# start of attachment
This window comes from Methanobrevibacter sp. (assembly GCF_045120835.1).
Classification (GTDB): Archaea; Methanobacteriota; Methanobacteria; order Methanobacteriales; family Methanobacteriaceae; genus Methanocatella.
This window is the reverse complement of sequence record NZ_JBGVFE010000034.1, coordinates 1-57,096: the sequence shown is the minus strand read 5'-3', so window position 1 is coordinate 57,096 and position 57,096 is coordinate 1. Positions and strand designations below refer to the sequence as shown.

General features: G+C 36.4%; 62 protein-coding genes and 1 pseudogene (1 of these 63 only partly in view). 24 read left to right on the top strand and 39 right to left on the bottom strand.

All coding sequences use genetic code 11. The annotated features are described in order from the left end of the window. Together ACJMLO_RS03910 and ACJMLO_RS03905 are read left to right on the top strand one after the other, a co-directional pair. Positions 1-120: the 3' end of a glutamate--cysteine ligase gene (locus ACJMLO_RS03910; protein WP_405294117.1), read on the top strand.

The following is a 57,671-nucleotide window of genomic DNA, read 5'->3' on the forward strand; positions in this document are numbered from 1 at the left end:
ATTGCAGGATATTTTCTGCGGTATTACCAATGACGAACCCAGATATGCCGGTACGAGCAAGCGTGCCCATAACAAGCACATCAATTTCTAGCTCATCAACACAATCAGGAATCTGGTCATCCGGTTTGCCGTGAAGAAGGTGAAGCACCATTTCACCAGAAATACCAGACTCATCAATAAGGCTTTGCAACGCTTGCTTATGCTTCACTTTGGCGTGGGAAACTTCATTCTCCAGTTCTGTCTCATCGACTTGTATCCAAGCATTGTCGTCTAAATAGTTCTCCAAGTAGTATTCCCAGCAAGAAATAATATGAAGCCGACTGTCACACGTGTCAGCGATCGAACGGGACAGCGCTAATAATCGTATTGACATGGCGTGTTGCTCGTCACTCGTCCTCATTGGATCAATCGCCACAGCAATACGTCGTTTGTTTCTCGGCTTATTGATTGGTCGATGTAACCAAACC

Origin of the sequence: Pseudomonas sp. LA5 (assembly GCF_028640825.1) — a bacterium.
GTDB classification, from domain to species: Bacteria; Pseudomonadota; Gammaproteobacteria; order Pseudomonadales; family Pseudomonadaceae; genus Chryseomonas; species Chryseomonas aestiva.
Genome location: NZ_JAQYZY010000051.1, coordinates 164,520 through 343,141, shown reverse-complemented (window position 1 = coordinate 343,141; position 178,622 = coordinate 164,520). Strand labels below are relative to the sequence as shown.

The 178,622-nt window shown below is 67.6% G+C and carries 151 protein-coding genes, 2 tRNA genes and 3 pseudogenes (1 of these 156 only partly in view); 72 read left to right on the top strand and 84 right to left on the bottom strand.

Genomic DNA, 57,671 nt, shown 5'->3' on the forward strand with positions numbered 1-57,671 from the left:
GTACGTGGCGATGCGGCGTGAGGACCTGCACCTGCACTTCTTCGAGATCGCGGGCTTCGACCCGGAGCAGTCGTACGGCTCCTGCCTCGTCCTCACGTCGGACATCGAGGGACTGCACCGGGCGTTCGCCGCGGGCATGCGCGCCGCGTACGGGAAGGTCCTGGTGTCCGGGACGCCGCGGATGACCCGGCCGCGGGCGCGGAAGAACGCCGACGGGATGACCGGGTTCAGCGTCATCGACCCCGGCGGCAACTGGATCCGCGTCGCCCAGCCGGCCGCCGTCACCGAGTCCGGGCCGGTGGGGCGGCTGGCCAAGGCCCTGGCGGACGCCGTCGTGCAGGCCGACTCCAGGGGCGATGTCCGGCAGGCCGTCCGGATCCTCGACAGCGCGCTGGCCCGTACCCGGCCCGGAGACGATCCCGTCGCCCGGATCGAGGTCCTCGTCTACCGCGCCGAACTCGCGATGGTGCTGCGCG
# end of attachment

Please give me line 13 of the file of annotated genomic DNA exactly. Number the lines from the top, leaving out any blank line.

GTACGTGGCGATGCGGCGTGAGGACCTGCACCTGCACTTCTTCGAGATCGCGGGCTTCGACCCGGAGCAGTCGTACGGCTCCTGCCTCGTCCTCACGTCGGACATCGAGGGACTGCACCGGGCGTTCGCCGCGGGCATGCGCGCCGCGTACGGGAAGGTCCTGGTGTCCGGGACGCCGCGGATGACCCGGCCGCGGGCGCGGAAGAACGCCGACGGGATGACCGGGTTCAGCGTCATCGACCCCGGCGGCAACTGGATCCGCGTCGCCCAGCCGGCCGCCGTCACCGAGTCCGGGCCGGTGGGGCGGCTGGCCAAGGCCCTGGCGGACGCCGTCGTGCAGGCCGACTCCAGGGGCGATGTCCGGCAGGCCGTCCGGATCCTCGACAGCGCGCTGGCCCGTACCCGGCCCGGAGACGATCCCGTCGCCCGGATCGAGGTCCTCGTCTACCGCGCCGAACTCGCGATGGTGCTGCGCG